Plymouth United Church of Christ

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“Lady Wisdom, God, and Us”
Sermon, Year C, Trinity, May 26, 2013
Plymouth United Church of Christ, Eau Claire, WI
© Rev. David J. Huber
Focus Scripture: Proverbs 8:1-4, 22-31 and John 16:12-15

I think I mentioned in the announcement time that today is Trinity Sunday. Last Sunday was Pentecost, the day the Holy Spirit came among the people that were gathered. It is the day considered the birthday of the Church. The first indwelling of the Spirit among Jesus’ disciples. And today is Trinity Sunday when we celebrate the Trinity, that mysterious and confusing thought that has caused so much conflict in the Church over the years about how to define it. So I am not going to talk specifically on that. I was much more taken by Wisdom in that Proverbs passage that we read.

Proverbs doesn’t show up very often in the lectionary, and in the few times that it has I am not sure if I have ever preached out of Proverbs. But I was really taken by this passage this week. It spoke to me. This Wisdom, and Wisdom personified in this passage. The writer of Proverbs here makes Wisdom to be a person. Or at least a created being. At some level, Wisdom is a living entity or spirit entity. It is more than just a concept. It is something that God created. Wisdom. And Wisdom is a woman. Wisdom is female here. It is a she. And she dances and rejoices and delights in Creation. Wisdom is, in Greek, sophia. Often that is what wisdom is called, and from it we get the name Sophie. The root word is sophos from which we get other words like sophistry, sophomore, philosopher, and sophisticated, which all come out of this concept of wisdom. Though in Hebrew the word is chokmah, in Greek it is sophia.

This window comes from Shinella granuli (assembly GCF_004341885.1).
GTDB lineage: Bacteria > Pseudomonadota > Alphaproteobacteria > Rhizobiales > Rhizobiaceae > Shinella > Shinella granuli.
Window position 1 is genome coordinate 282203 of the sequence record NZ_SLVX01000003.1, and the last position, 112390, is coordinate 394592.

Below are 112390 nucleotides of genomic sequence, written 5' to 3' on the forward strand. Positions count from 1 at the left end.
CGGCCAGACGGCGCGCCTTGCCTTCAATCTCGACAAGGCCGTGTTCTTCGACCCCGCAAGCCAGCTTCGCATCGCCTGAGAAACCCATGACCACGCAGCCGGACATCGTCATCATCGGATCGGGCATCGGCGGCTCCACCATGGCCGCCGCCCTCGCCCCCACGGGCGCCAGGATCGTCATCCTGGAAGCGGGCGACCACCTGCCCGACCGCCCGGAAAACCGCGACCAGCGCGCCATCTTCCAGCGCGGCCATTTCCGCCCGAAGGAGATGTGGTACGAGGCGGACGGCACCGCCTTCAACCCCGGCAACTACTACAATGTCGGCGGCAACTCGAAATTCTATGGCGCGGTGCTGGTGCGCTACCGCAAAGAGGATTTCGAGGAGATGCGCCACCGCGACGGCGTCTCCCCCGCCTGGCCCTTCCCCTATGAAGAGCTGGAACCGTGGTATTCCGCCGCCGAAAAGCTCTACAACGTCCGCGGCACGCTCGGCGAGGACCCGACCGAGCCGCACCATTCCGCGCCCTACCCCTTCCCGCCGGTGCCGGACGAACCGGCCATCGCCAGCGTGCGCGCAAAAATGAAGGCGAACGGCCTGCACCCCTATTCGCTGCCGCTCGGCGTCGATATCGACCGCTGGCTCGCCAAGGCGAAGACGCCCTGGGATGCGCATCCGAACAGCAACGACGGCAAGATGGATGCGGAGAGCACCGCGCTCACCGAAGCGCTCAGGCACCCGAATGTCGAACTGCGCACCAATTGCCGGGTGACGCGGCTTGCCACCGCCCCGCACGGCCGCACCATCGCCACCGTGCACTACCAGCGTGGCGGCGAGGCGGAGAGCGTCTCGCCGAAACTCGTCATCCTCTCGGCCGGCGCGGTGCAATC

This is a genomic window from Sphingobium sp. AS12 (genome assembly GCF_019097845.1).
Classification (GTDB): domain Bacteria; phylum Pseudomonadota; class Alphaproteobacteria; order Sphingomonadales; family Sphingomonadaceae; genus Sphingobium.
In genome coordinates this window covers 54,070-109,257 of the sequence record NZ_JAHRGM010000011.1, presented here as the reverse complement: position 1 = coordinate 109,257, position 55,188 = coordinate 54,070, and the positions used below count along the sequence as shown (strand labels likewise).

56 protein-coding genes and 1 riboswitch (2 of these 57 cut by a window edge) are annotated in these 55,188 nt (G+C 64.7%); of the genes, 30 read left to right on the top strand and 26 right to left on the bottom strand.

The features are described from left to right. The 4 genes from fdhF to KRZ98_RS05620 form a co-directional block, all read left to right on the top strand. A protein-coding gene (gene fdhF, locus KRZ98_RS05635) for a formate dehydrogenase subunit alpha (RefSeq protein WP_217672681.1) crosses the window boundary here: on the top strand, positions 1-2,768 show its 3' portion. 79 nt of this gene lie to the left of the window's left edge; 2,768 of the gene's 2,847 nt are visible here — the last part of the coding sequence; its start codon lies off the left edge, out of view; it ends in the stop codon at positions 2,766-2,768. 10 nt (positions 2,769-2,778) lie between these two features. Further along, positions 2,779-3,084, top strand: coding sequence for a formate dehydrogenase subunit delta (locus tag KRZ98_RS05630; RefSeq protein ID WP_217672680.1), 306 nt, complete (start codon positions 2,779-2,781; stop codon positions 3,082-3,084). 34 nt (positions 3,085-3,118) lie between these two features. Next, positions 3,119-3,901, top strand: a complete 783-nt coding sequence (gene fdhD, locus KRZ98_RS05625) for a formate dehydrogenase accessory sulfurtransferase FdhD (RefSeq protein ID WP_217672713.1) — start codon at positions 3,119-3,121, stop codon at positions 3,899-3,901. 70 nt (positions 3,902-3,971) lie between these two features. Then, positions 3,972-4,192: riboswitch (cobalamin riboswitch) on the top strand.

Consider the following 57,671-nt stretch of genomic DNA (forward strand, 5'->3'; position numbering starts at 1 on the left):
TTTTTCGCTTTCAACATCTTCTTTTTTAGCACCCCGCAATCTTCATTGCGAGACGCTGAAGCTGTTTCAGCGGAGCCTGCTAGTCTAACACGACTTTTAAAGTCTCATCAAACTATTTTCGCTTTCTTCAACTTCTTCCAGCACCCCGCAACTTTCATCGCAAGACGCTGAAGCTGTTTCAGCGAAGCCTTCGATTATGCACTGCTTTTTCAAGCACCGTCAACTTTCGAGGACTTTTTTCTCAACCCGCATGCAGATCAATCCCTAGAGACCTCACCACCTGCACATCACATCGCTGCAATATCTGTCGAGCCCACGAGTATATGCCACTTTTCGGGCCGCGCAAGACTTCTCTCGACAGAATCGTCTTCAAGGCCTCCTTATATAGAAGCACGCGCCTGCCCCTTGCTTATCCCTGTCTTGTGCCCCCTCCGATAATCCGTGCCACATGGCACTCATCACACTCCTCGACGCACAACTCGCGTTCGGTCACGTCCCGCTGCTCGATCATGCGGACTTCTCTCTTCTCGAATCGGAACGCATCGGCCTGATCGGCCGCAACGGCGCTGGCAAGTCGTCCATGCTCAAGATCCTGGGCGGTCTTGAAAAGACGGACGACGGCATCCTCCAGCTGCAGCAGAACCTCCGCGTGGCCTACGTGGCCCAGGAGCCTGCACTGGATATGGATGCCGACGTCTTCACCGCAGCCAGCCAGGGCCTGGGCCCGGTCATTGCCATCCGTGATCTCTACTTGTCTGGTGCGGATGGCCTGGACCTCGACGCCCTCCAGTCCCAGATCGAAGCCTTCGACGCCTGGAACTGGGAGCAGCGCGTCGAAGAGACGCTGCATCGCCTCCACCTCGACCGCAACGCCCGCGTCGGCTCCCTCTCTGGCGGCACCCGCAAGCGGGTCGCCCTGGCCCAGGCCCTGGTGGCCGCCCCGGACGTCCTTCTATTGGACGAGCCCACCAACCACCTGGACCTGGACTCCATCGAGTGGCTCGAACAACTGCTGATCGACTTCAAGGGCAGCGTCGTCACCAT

One of the things that struck me in this passage I had not noticed before. As I mentioned, I haven’t preached out of Proverbs very often, if ever. I have read it, but I never really looked at it seriously. So it struck me this time that Sophia, Wisdom, here is mentioned as being created before anything else. And none of the other creation stories in the Bible, in Genesis 1 or 2 or any of the retellings later on, there is never any mention of God first creating Wisdom. It’s just not there. But here it is in Proverbs. The first thing God does is to create Wisdom. And then Wisdom is present through the rest of God’s acts of creation. And eventually Wisdom says that she delights in humanity. Rejoices in what God has made.